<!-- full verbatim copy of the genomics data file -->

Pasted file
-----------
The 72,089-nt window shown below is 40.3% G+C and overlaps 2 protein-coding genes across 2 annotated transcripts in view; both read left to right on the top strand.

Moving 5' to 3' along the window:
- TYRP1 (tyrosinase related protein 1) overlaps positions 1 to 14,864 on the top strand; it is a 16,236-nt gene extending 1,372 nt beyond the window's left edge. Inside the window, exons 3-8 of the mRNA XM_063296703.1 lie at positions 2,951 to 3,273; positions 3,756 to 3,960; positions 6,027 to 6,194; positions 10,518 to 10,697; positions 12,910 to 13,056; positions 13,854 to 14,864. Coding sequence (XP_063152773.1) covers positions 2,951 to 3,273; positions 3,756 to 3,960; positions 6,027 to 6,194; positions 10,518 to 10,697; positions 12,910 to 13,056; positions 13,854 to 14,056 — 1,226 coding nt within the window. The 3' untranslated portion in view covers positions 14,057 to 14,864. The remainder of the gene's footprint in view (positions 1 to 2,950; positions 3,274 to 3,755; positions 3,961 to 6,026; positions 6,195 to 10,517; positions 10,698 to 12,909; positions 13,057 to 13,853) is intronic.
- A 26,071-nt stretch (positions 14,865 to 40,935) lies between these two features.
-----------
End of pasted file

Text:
The 72,089-nt window shown below is 40.3% G+C and overlaps 2 protein-coding genes across 2 annotated transcripts in view; both read left to right on the top strand.

Moving 5' to 3' along the window:
- TYRP1 (tyrosinase related protein 1) overlaps positions 1 to 14,864 on the top strand; it is a 16,236-nt gene extending 1,372 nt beyond the window's left edge. Inside the window, exons 3-8 of the mRNA XM_063296703.1 lie at positions 2,951 to 3,273; positions 3,756 to 3,960; positions 6,027 to 6,194; positions 10,518 to 10,697; positions 12,910 to 13,056; positions 13,854 to 14,864. Coding sequence (XP_063152773.1) covers positions 2,951 to 3,273; positions 3,756 to 3,960; positions 6,027 to 6,194; positions 10,518 to 10,697; positions 12,910 to 13,056; positions 13,854 to 14,056 — 1,226 coding nt within the window. The 3' untranslated portion in view covers positions 14,057 to 14,864. The remainder of the gene's footprint in view (positions 1 to 2,950; positions 3,274 to 3,755; positions 3,961 to 6,026; positions 6,195 to 10,517; positions 10,698 to 12,909; positions 13,057 to 13,853) is intronic.
- A 26,071-nt stretch (positions 14,865 to 40,935) lies between these two features.